In Squaring Off, Zócalo invites authors into the public square to answer five questions about the essence of their books. For this round, we pose questions to historian Niall Ferguson, author of Civilization: The West and the Rest.
Ferguson tackles the modest topic of “Civilization” over the past five centuries, positing that there were six “killer apps” that allowed “the West” to overtake “the Rest”-competition, science, property rights, medicine, consumerism, and a certain work ethic. But these apps are also why the days of Western predominance are numbered: the Rest have downloaded these apps, while the West has lost faith in its own power.
1) In discussing why the Ottomans didn’t keep up with the West in advancing scientific knowledge, you talk about “the unlimited sovereignty of religion” in the Muslim World. Which begs the question: was Europe’s Protestant Reformation, undermining the unlimited sovereignty of Roman Catholicism, the most indispensable event in assuring Western dominance?
I am hesitant to award anything the accolade “indispensable event.” Catholic Europeans were already exploring, trading, and conquering with unusual ambition decades before Luther’s religious revolution. And the Renaissance was already breaking new ground. But I do see the Reformation as a precondition for the Scientific Revolution, not only because it weakened Papal authority but also because it led directly to an upsurge in literacy and printing. It’s worth admitting that I myself come from a Calvinist background, but I was raised by my scientist parents to be an atheist. As I grow older I feel a growing respect for what Weber called the Protestant ethic.
2) Discussing “the West” versus “the Rest” runs the risk of implying that “the West” is a monolithic entity. But you dwell on the divergent paths and fortunes of English colonies in North America and Spanish colonies to the south (California retroactively having migrated from the latter camp to the former). Why didn’t our entire hemisphere benefit equally from the West’s six killer apps? Was Latin America, with its mineral riches, an early victim of the resource curse, or did English colonies have a leg up on account of the private nature of their endeavor and superior legal framework? Or both?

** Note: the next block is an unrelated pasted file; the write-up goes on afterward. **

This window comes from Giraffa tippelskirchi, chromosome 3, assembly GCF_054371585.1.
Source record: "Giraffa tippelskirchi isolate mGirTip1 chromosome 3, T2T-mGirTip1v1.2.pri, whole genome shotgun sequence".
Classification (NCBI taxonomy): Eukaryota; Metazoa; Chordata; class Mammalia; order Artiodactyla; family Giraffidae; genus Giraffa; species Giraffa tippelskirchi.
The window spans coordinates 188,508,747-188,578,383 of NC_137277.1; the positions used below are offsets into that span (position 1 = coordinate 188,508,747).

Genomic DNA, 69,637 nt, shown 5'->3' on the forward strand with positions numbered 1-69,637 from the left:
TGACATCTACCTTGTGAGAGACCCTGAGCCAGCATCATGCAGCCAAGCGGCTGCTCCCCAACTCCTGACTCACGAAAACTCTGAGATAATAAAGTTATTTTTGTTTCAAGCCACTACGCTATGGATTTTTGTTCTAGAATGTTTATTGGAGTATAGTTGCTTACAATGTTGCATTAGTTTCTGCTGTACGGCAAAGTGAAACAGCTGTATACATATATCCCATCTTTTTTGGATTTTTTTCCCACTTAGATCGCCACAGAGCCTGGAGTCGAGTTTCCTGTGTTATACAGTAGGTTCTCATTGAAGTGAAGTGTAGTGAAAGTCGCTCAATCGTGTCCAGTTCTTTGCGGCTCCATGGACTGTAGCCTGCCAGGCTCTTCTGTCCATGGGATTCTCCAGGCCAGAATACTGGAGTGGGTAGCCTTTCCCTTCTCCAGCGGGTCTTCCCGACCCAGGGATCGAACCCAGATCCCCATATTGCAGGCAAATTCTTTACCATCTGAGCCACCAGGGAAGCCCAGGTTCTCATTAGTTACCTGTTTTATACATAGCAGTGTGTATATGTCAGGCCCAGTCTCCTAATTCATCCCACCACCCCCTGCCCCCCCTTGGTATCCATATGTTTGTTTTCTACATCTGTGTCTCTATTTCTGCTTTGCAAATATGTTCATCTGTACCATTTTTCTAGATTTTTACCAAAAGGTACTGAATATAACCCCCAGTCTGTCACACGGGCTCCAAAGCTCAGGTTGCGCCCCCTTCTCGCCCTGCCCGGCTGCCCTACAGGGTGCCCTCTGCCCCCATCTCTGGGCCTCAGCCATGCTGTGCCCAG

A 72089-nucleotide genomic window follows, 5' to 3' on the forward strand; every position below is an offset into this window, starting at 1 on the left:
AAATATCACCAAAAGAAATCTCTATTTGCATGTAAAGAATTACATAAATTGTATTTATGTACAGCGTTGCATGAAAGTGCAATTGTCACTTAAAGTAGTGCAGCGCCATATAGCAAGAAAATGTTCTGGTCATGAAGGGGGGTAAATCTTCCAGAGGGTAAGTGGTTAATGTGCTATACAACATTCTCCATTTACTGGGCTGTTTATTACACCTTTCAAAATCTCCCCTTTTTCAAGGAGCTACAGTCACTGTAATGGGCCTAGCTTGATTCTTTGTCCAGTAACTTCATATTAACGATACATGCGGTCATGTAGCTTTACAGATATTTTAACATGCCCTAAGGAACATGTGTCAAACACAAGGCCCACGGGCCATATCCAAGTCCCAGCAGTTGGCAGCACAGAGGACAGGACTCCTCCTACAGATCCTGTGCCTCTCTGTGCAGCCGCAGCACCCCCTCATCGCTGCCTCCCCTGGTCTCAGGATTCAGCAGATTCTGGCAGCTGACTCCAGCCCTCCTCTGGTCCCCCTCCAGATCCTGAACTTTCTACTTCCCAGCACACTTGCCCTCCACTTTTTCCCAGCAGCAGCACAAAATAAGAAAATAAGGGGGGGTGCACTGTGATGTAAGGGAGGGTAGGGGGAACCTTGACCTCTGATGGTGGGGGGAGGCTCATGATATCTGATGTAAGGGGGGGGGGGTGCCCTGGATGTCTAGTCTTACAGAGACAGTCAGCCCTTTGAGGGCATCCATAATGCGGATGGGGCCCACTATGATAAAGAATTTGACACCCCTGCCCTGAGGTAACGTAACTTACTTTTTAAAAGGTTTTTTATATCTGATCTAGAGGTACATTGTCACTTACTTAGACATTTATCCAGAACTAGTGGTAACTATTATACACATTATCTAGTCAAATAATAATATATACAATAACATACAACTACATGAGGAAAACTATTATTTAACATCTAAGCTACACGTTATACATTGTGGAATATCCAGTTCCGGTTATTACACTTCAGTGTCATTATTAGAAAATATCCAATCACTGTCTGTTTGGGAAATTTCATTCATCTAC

I am not a great believer in the theory of a resource curse-it doesn’t explain much about the 18th or 19th century, for example, when resource-rich countries did pretty well. South America seemed richer at first (at least in terms of gold and silver), but of course there was even more wealth under the North American ground, to be discovered later. The key difference was not the resource endowment but the radically different institutions the different sets of settlers brought with them. British migrants arrived with the common law, representative legislatures, and, of course, Protestantism. Spaniards and Portuguese arrived with different ideas that proved to be less good for economic and political development.
3) Let’s move on from the meta to the concrete. Clocks, for instance … Apparently the West got its act together earlier because it was better at keeping track of time?
Well the West didn’t invent the clock, much less time-keeping. Chinese water clocks were far superior to anything in Europe in the 11th century. But from the late 13th century, European mechanical clocks began to surpass their Oriental counterparts. And the spring-driven clocks that emerged in the 15th century were better still. Crucially, Europeans believed in disseminating time-keeping, so it was in Europe that the idea of domestic and later portable clocks developed. Historians from David Landes to Edward Thompson agree that accurate and socially widespread time-keeping was an essential precursor of the Industrial Revolution.
4) When we hosted you at Zócalo in the halcyon days of October 2006, we basked in the fact that it was a time of global prosperity, of rapid, sustained growth. Um, what happened?!
I am pretty sure that I wasn’t the one encouraging the basking. Most of my work in 2006 was focused on the dangers posed to the global economy by excessive leverage in the public and the private sector. It was in late 2006 that I wrote an article called “When a Black Swan Lands on Lake Liquidity” that accurately warned of the dangers of a liquidity crisis. What happened is described in detail in my last book, The Ascent of Money: over-leveraged banks, dodgy AAA-rated securities, excessively loose monetary policy, derivatives craziness, political meddling in the mortgage market, and “Chimerica” (the flow of Asian savings into the US)-these were the factors which, together, caused the crisis.
5. And the crisis is symptomatic of a relative decline of the West as posited in Civilization. Your book argues that after five centuries, the torch is being passed in some respects from the West to the Rest, and that China’s emergence is evidence of this shift. But isn’t China’s rise an affirmation of Western values, insofar as it was triggered by its abandonment of Marxism orthodoxy (at least Mao’s idiosyncratic take on it) and embrace of property rights, trade, and entrepreneurial spirit?
Up to a point. Of course Marxism itself was a Western export-the achievement of Karl Marx and Friedrich Engels, two Germans based in mid-19th century England. And what the Chinese did to Marxism was to give it Chinese characteristics. Guess what? They’re doing the same to capitalism. You mentioned their “embrace of property rights.” I must have missed that, because in reality property rights remain far from secure in the PRC, and the legal system is clearly under the sway of the Party. This is capitalism without freedom; and that is something very different from what we have seen in the West.
*Photo courtesy of arsalank2.